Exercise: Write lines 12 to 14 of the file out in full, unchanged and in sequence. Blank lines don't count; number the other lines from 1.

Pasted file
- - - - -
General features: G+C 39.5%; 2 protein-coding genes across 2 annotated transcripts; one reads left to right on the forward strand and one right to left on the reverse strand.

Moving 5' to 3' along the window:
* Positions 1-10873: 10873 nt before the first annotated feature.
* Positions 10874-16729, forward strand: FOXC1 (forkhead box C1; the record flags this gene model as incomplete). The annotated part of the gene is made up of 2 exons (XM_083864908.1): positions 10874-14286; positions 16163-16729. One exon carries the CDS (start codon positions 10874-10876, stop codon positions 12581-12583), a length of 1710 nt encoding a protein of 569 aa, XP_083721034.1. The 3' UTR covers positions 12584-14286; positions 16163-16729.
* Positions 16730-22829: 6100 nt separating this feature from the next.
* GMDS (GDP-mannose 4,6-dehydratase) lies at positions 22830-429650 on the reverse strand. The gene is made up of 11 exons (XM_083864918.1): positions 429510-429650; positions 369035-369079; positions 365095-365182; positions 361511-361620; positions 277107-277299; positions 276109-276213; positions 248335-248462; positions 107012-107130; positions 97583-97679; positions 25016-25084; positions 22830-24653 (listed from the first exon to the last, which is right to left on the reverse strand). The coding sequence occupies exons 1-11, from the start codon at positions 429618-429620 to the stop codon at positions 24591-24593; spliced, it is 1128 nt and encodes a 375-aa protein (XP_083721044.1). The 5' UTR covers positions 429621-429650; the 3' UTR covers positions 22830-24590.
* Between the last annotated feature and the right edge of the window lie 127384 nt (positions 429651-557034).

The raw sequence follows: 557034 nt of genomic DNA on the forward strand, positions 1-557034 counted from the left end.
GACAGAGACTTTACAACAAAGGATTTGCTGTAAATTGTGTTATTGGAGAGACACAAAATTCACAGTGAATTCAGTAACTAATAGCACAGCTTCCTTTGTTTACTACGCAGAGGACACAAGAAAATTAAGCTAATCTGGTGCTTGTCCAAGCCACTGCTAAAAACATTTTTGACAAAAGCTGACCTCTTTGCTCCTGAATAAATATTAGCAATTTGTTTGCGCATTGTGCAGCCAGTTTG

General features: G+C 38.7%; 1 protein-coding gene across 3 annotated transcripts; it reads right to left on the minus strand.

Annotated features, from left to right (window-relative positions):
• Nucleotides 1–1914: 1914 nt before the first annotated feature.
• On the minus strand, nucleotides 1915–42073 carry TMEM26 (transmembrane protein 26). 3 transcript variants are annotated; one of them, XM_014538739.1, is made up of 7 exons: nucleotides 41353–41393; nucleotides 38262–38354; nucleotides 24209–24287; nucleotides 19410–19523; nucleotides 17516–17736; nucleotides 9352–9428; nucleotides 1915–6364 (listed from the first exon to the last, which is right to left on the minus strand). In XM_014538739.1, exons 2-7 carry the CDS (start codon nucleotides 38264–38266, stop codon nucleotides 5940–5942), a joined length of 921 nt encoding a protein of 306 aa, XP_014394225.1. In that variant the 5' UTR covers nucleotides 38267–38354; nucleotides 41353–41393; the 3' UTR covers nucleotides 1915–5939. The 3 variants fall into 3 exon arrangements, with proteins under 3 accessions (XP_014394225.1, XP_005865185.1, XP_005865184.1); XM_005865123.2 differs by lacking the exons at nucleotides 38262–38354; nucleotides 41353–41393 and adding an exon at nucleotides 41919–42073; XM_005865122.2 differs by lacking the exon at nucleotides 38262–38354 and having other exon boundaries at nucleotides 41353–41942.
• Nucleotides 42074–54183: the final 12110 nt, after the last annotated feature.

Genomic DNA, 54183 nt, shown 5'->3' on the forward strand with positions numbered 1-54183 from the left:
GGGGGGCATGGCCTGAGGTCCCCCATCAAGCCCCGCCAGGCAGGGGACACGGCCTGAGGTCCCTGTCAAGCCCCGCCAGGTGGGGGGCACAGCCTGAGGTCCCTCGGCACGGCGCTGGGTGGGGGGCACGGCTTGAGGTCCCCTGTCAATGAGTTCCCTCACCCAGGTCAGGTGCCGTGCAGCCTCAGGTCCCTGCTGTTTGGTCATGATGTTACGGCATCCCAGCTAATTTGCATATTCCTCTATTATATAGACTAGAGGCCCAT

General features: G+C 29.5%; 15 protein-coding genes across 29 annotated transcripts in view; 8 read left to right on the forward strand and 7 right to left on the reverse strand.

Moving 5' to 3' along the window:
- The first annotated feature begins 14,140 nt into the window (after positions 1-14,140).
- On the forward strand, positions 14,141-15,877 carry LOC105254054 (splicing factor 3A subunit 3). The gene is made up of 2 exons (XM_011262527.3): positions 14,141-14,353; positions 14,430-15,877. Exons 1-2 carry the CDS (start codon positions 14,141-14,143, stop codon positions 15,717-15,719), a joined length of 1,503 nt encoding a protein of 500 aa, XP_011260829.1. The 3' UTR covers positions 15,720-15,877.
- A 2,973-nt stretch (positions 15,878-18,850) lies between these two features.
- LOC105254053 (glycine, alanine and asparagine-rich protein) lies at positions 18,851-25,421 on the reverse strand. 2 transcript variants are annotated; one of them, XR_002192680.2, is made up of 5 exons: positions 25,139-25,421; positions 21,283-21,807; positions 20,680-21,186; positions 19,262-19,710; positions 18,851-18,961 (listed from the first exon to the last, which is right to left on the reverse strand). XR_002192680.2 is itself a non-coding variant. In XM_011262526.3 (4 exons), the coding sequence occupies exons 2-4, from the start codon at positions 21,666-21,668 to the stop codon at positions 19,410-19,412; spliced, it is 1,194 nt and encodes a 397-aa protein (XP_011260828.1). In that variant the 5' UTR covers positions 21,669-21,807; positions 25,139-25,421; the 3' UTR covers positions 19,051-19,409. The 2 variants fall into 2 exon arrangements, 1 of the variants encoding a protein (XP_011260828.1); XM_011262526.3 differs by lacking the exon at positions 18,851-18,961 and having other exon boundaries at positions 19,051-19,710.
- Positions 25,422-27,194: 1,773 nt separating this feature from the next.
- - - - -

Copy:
• Nucleotides 1–1914: 1914 nt before the first annotated feature.
• On the minus strand, nucleotides 1915–42073 carry TMEM26 (transmembrane protein 26). 3 transcript variants are annotated; one of them, XM_014538739.1, is made up of 7 exons: nucleotides 41353–41393; nucleotides 38262–38354; nucleotides 24209–24287; nucleotides 19410–19523; nucleotides 17516–17736; nucleotides 9352–9428; nucleotides 1915–6364 (listed from the first exon to the last, which is right to left on the minus strand). In XM_014538739.1, exons 2-7 carry the CDS (start codon nucleotides 38264–38266, stop codon nucleotides 5940–5942), a joined length of 921 nt encoding a protein of 306 aa, XP_014394225.1. In that variant the 5' UTR covers nucleotides 38267–38354; nucleotides 41353–41393; the 3' UTR covers nucleotides 1915–5939. The 3 variants fall into 3 exon arrangements, with proteins under 3 accessions (XP_014394225.1, XP_005865185.1, XP_005865184.1); XM_005865123.2 differs by lacking the exons at nucleotides 38262–38354; nucleotides 41353–41393 and adding an exon at nucleotides 41919–42073; XM_005865122.2 differs by lacking the exon at nucleotides 38262–38354 and having other exon boundaries at nucleotides 41353–41942.
• Nucleotides 42074–54183: the final 12110 nt, after the last annotated feature.